John Swincinski

The Angry Sky
42 x 29 in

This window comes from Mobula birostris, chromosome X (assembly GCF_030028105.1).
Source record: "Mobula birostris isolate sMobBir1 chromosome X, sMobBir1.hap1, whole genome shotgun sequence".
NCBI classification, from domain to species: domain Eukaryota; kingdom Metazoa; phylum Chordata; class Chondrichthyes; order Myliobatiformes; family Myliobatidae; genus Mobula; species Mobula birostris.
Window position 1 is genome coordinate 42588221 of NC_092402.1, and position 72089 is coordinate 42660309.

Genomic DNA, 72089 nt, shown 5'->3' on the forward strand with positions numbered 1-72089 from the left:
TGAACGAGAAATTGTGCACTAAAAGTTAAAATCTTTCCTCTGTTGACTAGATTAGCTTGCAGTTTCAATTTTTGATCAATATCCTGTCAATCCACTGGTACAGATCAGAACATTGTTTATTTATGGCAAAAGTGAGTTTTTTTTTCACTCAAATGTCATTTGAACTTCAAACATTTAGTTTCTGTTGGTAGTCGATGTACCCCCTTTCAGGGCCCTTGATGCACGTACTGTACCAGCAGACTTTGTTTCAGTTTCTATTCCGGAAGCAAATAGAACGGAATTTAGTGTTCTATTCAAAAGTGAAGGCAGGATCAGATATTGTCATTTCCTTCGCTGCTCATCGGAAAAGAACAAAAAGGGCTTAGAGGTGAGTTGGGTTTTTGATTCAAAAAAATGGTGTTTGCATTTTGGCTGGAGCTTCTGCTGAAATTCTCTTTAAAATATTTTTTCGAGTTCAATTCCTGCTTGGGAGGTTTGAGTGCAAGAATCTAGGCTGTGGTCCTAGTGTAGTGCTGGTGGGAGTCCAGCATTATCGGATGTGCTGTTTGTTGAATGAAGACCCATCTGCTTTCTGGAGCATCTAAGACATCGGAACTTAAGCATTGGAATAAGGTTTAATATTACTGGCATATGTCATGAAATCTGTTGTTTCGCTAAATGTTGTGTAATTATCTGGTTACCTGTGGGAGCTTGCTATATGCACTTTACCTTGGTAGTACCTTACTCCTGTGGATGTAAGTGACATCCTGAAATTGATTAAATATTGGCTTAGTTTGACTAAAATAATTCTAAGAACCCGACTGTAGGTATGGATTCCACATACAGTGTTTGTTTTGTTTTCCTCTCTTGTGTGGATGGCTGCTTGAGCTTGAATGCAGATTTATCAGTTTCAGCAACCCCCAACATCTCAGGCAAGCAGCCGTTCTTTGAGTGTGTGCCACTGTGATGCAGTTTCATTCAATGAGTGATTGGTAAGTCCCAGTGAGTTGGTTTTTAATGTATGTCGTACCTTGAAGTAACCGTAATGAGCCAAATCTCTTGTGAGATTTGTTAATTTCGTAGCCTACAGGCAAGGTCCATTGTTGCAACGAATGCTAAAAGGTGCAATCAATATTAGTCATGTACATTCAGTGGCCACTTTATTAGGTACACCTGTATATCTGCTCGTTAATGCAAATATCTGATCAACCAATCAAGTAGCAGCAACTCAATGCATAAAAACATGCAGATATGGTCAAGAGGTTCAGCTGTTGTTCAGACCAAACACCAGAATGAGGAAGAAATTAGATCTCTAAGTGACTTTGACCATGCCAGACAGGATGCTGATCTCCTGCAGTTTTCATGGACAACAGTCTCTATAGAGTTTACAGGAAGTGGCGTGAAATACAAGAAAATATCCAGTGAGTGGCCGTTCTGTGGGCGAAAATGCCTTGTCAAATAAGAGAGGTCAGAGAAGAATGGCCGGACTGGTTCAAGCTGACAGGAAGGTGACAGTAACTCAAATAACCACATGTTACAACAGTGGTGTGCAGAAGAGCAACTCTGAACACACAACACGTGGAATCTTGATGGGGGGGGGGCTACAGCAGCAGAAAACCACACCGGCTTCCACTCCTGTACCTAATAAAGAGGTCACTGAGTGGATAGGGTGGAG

From the Lost Creek Storm Series, Number 3 of 5 I’ve been caught in the rain before. It’s just a part of fly fishing. I come prepared with a waterproof wading jacket and layered clothing. It’s usually no big deal – until it is. The sky is dark, as if the sun had already set. I’m still a good three miles from my truck when the lightning starts. Distant at first. Then the rain. It was like standing in a waterfall. I spent 22-years in the Marines and this wasn’t my first time hiking in the rain. It was miserable. I had just finished fly fishing for brookies in Lost Creek, caught seventy or eighty of them. It was an amazing day. But now, I’m wet, really wet. The trail has about six inches of water on it and since I’m wearing wet wading boots, my feet are soaked again. Suddenly, I could feel the hair raise on the back of my neck. A surge of adrenaline took me, I dropped my rod, and lightning cracked less than a quart mile from me. The Wigwam trail was in the open, I was in the open. I was carrying a graphite fly rod. I sprinted for the tree line. I moved about 30-yards into the trees. This is the most powerful thunderstorm I’ve ever been caught in. I’m in awe of its power. It raged on for nearly an hour, with Thor hurling lightning at forest at a nonstop pace. In the spectrum of mother nature’s destructive forces, it doesn’t hold a candle to tornados, earthquakes, or hurricanes. But it humbles me nonetheless. I am experiencing the sublime. Its why I come out into the wilderness in the first place – to know my place and be thankful for Mother Earth’s gifts and to learn to be respectful of her awesomeness.